The leader of a U.S. congressional committee on China said on Monday he was concerned about electric carmaker Tesla Inc’s dependency on China, a day after the company revealed plans to open a Megapack battery factory in Shanghai.
Tesla announced the factory in a tweet on Sunday, and Chinese state media said it would initially produce 10,000 Megapack units a year, equal to around 40 gigawatt hours of energy storage, and complement a huge existing Shanghai plant making electric vehicles.
Mike Gallagher, the Republican chair of the House of Representatives’ select committee on China’s Communist Party, said he would like to know how Tesla’s CEO Elon Musk balances U.S. government support for Tesla and its operations in China.
“I’m concerned about this,” Gallagher told Reuters when asked about the battery factory.
“Tesla seems entirely dependent, A, on the largesse of the federal government via tax breaks, and B, upon access to the Chinese market,” Gallagher said.
“The sort of deals they’ve struck there seem very concerning. I’d just be curious to know how Elon Musk balances both of those,” he said, adding that Musk’s space flight venture SpaceX was by contrast a “massive success story.”
Tesla did not immediately respond to a request for comment on Gallagher’s remarks.
Musk responded to criticism on Twitter on Sunday, saying in a tweet that “Tesla is increasing production rapidly in Texas, California & Nevada.”
The company’s Shanghai factory accounted for more than half of the automaker’s global production in 2022. Tesla generated $18.15 billion in revenue from China last year, accounting for over one fifth of its total revenue.
Tesla’s plans to open the Megapack factory come amid growing tensions between China and the U.S. and a push by Beijing to woo foreign firms back after the country’s extended COVID-19 lockdowns battered its economy.
Think About Subpoenas
Gallagher met last week in California with technology and entertainment companies – including Apple, Alphabet Inc’s Google and Disney – about their business dealings in China.
His select committee, which Republican House Speaker Kevin McCarthy created in January, has sought to convince Americans of the need to forcefully compete with China and to “selectively decouple” the U.S. and Chinese economies in certain strategic industries.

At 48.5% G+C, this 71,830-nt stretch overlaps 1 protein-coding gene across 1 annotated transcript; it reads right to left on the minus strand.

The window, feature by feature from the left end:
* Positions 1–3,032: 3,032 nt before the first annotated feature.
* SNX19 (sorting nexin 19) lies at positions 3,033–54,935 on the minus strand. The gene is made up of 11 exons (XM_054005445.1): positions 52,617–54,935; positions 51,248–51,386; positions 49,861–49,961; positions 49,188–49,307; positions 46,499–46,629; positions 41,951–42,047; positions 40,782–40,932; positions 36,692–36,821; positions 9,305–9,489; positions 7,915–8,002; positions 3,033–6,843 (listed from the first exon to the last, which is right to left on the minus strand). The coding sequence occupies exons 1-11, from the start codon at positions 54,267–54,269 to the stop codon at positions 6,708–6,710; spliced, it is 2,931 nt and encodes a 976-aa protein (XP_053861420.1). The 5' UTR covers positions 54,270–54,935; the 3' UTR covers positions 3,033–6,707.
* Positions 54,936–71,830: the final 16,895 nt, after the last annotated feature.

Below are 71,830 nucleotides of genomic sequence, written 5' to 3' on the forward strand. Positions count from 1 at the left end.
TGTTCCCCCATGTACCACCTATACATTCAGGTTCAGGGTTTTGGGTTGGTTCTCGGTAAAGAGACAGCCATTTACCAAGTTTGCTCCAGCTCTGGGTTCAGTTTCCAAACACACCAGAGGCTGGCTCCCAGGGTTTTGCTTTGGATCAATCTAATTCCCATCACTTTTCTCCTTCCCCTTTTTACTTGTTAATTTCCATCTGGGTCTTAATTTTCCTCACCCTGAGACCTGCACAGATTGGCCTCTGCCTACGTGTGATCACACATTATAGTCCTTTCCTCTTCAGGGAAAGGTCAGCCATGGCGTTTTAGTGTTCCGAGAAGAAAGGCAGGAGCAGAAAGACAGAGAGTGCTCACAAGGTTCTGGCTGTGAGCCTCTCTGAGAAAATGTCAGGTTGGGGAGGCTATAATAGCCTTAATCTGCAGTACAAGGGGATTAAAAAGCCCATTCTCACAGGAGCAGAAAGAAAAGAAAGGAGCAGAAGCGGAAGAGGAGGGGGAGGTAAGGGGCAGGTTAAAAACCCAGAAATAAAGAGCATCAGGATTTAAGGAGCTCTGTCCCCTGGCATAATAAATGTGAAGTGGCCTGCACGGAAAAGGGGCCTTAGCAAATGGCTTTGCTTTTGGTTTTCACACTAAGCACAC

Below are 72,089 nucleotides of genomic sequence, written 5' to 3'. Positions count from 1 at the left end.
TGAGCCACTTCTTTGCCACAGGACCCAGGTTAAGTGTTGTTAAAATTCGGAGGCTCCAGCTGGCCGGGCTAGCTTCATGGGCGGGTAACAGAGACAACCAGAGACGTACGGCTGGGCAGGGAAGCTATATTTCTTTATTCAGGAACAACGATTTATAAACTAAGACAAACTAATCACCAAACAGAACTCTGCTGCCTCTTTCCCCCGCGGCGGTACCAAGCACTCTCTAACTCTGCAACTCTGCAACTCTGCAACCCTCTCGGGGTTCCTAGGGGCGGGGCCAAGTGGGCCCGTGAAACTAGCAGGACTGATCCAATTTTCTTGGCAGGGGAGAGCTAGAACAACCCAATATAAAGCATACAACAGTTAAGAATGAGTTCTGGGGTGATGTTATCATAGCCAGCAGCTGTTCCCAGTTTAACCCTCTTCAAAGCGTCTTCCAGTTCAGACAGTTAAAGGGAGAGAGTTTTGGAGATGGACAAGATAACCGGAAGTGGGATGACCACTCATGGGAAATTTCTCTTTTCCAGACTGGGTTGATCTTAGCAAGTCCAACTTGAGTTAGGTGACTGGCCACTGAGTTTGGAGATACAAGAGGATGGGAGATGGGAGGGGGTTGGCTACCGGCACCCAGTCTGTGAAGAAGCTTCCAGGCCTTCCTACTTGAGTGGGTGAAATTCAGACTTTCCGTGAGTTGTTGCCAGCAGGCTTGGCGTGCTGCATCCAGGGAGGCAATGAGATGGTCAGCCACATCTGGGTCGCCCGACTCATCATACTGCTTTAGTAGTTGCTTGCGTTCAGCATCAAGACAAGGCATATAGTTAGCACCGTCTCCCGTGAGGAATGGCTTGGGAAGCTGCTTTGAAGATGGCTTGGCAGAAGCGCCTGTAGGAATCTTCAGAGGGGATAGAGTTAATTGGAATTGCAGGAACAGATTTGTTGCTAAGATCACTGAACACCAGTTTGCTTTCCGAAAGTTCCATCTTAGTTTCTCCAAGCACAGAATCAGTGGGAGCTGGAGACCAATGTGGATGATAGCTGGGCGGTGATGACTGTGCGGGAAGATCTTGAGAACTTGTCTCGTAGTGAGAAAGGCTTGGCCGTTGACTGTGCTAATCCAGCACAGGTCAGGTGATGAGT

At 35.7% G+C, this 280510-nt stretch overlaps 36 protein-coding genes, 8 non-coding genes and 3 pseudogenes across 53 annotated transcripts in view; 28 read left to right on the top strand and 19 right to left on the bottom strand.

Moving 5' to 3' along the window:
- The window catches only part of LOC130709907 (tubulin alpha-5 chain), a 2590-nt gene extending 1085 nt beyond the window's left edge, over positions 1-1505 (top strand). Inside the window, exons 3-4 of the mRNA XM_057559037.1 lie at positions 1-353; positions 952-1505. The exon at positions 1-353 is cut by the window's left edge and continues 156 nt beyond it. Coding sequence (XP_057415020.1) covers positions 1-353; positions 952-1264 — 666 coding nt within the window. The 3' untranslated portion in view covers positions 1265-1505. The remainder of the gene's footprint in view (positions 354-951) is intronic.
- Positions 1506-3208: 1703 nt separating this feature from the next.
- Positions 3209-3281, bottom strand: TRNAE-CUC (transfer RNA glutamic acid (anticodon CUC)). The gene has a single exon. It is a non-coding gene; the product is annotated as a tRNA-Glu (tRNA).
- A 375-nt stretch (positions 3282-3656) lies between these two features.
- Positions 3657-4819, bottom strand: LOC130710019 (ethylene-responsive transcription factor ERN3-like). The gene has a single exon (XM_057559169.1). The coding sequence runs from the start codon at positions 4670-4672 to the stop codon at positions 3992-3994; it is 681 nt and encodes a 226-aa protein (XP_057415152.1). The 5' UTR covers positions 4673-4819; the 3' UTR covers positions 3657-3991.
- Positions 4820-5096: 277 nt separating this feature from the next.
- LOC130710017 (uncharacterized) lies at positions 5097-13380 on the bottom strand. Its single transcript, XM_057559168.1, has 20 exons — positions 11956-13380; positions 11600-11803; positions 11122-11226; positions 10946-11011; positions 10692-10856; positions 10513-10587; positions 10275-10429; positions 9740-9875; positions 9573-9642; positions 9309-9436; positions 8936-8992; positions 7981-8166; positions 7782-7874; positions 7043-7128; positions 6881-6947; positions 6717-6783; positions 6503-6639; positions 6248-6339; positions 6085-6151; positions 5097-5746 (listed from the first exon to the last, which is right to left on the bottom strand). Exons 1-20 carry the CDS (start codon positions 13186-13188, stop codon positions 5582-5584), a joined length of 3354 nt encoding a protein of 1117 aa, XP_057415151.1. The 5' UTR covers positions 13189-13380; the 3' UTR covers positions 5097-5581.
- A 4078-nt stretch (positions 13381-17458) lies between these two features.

Gallagher said he hoped to engage with Tesla and other companies going forward, but suggested he could require corporate executives to testify if his investigation into their ties to China were stymied.
“If we reach roadblocks and we get to a point where lawyers are getting involved with answers, that’s when you start to think about subpoenas,” he said.
Three sources at large U.S. companies, from technology to retail, told Reuters they are anxious about the prospect of their executives being called to testify about business operations in China and face questions such as whether their companies use supplies produced in China with forced labor.
Gallagher said he was aware executives from a range of businesses might be concerned about testifying.
“It could be a major asset manager on Wall Street. It could be a movie star or a high-powered producer. It could be the CEO of a big tech company. If they want to do business in China, there are certain questions nobody wants to be asked,” he said.
Gallagher declined to discuss the topics of the committee’s upcoming hearings, but said he was on a “tight timeline.”
So far the committee has held two hearings, one framing “existential” U.S.-China competition, and the other on Chinese government abuses toward Muslim minorities in its western Xinjiang region.
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